Andrew Shue (at left) with "Gracie" director Davis Guggenheim.

There's a moment in the new film "Gracie" when time seems to stop.

Fourteen-year-old Gracie Bowen (Carly Schroeder) lies in bed as red police lights flash across her ceiling. She's about to find out that her older brother, the star of the high school soccer team, has been killed in a car crash. She spends a season training hard to take his place, becoming the first girl in South Orange, New Jersey, to play varsity soccer and help bring the team to victory.


"Gracie" is based on real-life events in the family of former "Melrose Place" star Andrew Shue and his sister, Elisabeth Shue, best known for her Oscar-nominated performance in "Leaving Las Vegas." Like Gracie Bowen in the movie, Elisabeth Shue had fought to become the first girl to play on the varsity soccer team at her high school. The Shues lost their older brother, William Shue, a talented soccer player, in 1988. Although that death occurred several years after Elisabeth Shue's graduation from high school (the film takes liberties with chronology), the Shues regarded their brother as their role model, and his death devastated them.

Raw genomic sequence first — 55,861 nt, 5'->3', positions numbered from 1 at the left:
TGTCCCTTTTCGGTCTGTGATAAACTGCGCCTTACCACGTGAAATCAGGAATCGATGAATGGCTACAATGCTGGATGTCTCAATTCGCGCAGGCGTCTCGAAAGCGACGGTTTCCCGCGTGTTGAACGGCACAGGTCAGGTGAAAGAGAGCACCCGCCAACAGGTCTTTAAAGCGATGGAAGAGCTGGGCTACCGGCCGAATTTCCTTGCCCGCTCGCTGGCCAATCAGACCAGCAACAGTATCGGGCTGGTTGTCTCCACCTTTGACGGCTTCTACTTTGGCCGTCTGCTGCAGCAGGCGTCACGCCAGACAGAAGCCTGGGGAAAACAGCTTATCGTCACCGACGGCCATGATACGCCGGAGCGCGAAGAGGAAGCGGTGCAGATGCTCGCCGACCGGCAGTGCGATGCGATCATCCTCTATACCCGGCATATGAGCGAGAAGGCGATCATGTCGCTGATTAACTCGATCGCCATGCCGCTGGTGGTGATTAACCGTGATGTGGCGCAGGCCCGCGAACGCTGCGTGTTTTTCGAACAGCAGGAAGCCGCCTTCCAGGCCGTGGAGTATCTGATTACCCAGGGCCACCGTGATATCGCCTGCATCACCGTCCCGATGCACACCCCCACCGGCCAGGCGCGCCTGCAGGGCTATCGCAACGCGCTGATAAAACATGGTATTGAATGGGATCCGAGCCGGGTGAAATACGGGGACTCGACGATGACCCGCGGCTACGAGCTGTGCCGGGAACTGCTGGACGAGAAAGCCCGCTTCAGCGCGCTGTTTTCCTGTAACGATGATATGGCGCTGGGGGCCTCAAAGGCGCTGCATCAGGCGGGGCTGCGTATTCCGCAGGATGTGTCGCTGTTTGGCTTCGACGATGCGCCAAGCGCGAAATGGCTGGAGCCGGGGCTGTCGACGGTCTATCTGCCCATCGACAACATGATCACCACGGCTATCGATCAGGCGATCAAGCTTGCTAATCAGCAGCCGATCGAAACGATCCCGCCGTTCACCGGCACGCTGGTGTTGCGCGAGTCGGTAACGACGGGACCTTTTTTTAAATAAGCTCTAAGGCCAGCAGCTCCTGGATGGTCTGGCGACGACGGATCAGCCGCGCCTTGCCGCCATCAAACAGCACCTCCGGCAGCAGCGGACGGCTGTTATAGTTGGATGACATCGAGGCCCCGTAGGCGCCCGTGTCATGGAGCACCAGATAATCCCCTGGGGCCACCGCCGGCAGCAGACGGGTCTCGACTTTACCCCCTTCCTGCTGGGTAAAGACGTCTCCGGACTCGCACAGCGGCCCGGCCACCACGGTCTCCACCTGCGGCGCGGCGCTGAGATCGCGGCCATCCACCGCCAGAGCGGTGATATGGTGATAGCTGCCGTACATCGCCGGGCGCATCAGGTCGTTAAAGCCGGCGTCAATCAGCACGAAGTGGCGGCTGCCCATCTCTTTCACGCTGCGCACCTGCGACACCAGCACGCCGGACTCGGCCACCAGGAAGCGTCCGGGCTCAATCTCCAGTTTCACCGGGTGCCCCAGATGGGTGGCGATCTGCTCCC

"When Will died, our whole world stopped," says Andrew Shue, who co-produced and co-wrote "Gracie." Both he and his sister have roles in the movie: Andrew (who briefly played soccer for Los Angeles Galaxy) as the soccer coach who encourages Gracie and Elisabeth as Gracie's mother. "Gracie" is set in 1978, around the time that Elisabeth Shue was in high school, and filmed in South Orange, where the Shues grew up. Andrew Shue, who is married and has three sons, now lives in New Jersey again.


Enlisting as director his sister's husband, Davis Guggenheim (who just won an Academy Award for "An Inconvenient Truth"), Andrew Shue turned "Gracie" into a family movie in the truest sense, raising the money himself to produce it without backing from a studio.


After your brother died, your siblings told each other, "You can do anything." Was that a thought that propelled you forward in the making of this film?


After a devastating loss, your whole perspective shifts, and you're kind of in a blank space. You feel like on one side nothing matters, and on the other side a freedom because nothing matters.


Freedom in what sense?


In the sense that you're not being held back by what society thinks you should be. Once you get that blank slate, that's key to then being able say, "Why not? Why not go to Africa and play soccer?" And that is something our brother had—this freedom of just going for life. We told each other we could do anything, and it's really just saying that we found the courage to take on our brother's gamble and go for it without worrying about tomorrow. Thinking about what was going to happen—that's what held us back. A lot of things that we did—what my sister's done, what my younger brother's done, what I've done—they're all just ventures in trying to live a passionate life.